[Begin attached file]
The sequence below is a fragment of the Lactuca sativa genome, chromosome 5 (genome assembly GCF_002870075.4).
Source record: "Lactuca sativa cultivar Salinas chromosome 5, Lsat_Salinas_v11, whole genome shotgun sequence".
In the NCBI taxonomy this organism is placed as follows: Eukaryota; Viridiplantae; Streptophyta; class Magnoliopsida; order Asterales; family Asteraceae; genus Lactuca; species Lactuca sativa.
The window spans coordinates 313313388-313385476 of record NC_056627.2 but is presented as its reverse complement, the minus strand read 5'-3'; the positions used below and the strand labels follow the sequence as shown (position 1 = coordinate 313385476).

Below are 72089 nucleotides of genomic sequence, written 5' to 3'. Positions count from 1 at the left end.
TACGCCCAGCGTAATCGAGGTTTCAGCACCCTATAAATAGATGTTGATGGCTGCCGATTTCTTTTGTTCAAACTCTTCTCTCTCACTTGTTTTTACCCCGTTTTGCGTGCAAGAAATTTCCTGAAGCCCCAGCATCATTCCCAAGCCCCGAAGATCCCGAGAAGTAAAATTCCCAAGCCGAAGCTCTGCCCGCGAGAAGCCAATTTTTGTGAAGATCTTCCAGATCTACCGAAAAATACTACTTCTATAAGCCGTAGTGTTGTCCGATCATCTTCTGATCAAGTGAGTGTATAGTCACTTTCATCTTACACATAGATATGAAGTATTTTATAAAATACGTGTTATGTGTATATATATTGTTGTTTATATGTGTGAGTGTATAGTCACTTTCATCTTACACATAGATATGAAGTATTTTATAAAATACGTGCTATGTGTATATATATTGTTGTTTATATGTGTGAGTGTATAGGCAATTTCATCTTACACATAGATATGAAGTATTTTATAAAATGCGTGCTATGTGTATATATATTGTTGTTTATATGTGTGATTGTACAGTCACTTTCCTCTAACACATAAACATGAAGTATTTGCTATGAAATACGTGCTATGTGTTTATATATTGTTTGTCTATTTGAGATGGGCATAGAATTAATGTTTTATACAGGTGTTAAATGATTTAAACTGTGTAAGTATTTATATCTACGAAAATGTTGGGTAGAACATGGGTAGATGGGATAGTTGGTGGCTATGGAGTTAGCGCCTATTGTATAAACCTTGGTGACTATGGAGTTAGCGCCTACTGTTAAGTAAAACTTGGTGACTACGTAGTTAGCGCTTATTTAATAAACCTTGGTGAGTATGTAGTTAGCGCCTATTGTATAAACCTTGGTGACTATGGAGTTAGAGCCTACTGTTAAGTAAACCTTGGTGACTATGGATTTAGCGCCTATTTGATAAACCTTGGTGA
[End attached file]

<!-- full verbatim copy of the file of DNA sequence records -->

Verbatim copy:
The sequence below is a fragment of the Lactuca sativa genome, chromosome 5 (genome assembly GCF_002870075.4).
Source record: "Lactuca sativa cultivar Salinas chromosome 5, Lsat_Salinas_v11, whole genome shotgun sequence".
In the NCBI taxonomy this organism is placed as follows: Eukaryota; Viridiplantae; Streptophyta; class Magnoliopsida; order Asterales; family Asteraceae; genus Lactuca; species Lactuca sativa.
The window spans coordinates 313313388-313385476 of record NC_056627.2 but is presented as its reverse complement, the minus strand read 5'-3'; the positions used below and the strand labels follow the sequence as shown (position 1 = coordinate 313385476).

Below are 72089 nucleotides of genomic sequence, written 5' to 3'. Positions count from 1 at the left end.
TACGCCCAGCGTAATCGAGGTTTCAGCACCCTATAAATAGATGTTGATGGCTGCCGATTTCTTTTGTTCAAACTCTTCTCTCTCACTTGTTTTTACCCCGTTTTGCGTGCAAGAAATTTCCTGAAGCCCCAGCATCATTCCCAAGCCCCGAAGATCCCGAGAAGTAAAATTCCCAAGCCGAAGCTCTGCCCGCGAGAAGCCAATTTTTGTGAAGATCTTCCAGATCTACCGAAAAATACTACTTCTATAAGCCGTAGTGTTGTCCGATCATCTTCTGATCAAGTGAGTGTATAGTCACTTTCATCTTACACATAGATATGAAGTATTTTATAAAATACGTGTTATGTGTATATATATTGTTGTTTATATGTGTGAGTGTATAGTCACTTTCATCTTACACATAGATATGAAGTATTTTATAAAATACGTGCTATGTGTATATATATTGTTGTTTATATGTGTGAGTGTATAGGCAATTTCATCTTACACATAGATATGAAGTATTTTATAAAATGCGTGCTATGTGTATATATATTGTTGTTTATATGTGTGATTGTACAGTCACTTTCCTCTAACACATAAACATGAAGTATTTGCTATGAAATACGTGCTATGTGTTTATATATTGTTTGTCTATTTGAGATGGGCATAGAATTAATGTTTTATACAGGTGTTAAATGATTTAAACTGTGTAAGTATTTATATCTACGAAAATGTTGGGTAGAACATGGGTAGATGGGATAGTTGGTGGCTATGGAGTTAGCGCCTATTGTATAAACCTTGGTGACTATGGAGTTAGCGCCTACTGTTAAGTAAAACTTGGTGACTACGTAGTTAGCGCTTATTTAATAAACCTTGGTGAGTATGTAGTTAGCGCCTATTGTATAAACCTTGGTGACTATGGAGTTAGAGCCTACTGTTAAGTAAACCTTGGTGACTATGGATTTAGCGCCTATTTGATAAACCTTGGTGA